Crude oil has tumbled 15 percent in the past ten trading session, approaching the summertime low of nearly $40 a barrel. That means it’s time for one of the favorite economic themes of 2015: “Plunging demand for oil is the harbinger of a recession”. As recounted many times in this space, there has indeed been a drop off in activity in China and those emerging markets, which rely on trade with the world’s second largest economy. But surprisingly, as demand for oil has drifted down, supply has increased. That’s not supposed to happen, at least in the econ textbooks. You know how it works: demand weakens, prompting suppliers to cut back and then prices start to climb back up. But around the globe, production levels have remained robust. US, Russia, Saudi Arabia and other Persian Gulf states are keeping the spigots open, creating a glut of oil.
The good news is that gas prices have resumed a downward slide. AAA says that the average price for a gallon of regular gas is $2.18, down from $2.91 a year ago, with prices below $2 in many areas. AAA spokesman Avery Ash said “It looks increasingly likely that drivers will find the cheapest gas prices for both Thanksgiving and Christmas in seven years.”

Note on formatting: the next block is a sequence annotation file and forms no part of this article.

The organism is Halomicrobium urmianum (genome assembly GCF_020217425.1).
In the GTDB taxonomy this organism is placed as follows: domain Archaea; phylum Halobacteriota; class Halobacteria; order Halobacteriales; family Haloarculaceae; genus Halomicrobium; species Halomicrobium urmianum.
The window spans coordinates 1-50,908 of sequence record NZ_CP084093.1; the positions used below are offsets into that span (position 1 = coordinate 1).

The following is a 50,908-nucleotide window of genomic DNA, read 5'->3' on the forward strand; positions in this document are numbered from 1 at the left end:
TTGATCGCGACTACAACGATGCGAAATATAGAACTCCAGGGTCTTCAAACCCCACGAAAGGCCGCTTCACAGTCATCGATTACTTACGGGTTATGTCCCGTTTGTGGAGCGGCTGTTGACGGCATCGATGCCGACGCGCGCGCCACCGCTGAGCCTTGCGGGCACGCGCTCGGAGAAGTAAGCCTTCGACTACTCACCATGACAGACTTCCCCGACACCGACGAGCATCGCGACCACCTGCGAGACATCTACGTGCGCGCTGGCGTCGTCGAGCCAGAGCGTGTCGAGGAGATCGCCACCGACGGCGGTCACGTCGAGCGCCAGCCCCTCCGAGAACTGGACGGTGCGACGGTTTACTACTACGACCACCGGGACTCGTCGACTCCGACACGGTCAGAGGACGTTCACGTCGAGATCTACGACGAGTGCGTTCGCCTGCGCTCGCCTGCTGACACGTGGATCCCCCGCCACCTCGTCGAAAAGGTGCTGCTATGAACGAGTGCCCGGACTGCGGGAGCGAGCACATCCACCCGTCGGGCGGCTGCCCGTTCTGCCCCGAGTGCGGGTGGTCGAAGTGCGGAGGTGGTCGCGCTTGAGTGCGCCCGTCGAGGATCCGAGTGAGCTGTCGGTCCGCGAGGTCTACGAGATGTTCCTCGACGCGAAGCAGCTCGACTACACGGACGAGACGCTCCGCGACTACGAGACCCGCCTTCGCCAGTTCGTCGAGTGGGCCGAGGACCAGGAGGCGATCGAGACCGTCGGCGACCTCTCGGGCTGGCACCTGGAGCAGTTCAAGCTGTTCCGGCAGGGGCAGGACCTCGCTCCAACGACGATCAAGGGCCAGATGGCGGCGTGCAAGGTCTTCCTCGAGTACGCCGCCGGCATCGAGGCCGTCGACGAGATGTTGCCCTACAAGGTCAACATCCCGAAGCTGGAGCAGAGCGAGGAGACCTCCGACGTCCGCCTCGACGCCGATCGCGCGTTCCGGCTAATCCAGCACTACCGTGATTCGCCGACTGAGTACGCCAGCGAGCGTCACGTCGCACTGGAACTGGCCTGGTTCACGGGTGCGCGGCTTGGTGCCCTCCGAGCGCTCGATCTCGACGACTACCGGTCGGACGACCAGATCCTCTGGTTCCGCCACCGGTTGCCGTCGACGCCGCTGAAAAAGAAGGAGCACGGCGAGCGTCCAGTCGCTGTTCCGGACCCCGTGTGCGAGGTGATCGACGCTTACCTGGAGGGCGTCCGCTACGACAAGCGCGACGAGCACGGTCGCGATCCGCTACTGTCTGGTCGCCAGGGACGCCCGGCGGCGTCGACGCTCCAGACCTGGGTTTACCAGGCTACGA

Lest you think that Americans will use those savings at the pumps and beef up their holiday purchases, don’t bet on it. As gas prices have careened lower this year, there has been little evidence that consumers are spending it freely in the economy. Instead, they have been beefing up their cash reserves or saving for large purchases, like cars.
That parsimonious trend has been bad news for US economists, who have been hoping that our retail instincts would kick in and boost growth in the fourth quarter. It also may worrisome for the nation’s retailer’s, some of whom (Macy’s, Nordstrom) have been struggling, as the all-important holiday season is about to kick off.
But, wait…where’s that holiday optimism? OK, here it is: the last jobs report was really good, the service sector continues to advance and according to the Federal Reserve, “household spending and business fixed investment have been increasing at solid rates in recent months, and the housing sector has improved further.” That sounds pretty decent and not at all like a recession is imminent.
MARKETS: Investors broke a six-week winning streak in stocks, producing the largest percentage losses since the week ended August 21st.
- DJIA: 17,245 down 3.7% on week, down 3.2% YTD
- S&P 500: 2,023 down 3.6% on week, down 1.7% YTD
- NASDAQ: 4,927 down 4.3% on week, up 4% YTD
- Russell 2000: 1146, down 4.4% on week, down 4.8% YTD
- 10-Year Treasury yield: 2.28% (from 2.32% a week ago)
- Dec Crude: $40.76, down 7.9% on week (biggest weekly loss in 7 months)
- Dec Gold: $1,080.90, down 0.6% on week
- AAA Nat'l avg. for gallon of reg. gas: $2.18 (from $2.22 wk ago, $2.91 a year ago)
THE WEEK AHEAD:
8:30 Empire State Manufacturing
9:15 Industrial Production
10:00 Housing Market Index
8:30 Housing Starts
2:00 FOMC Minutes
10:00 Philly Fed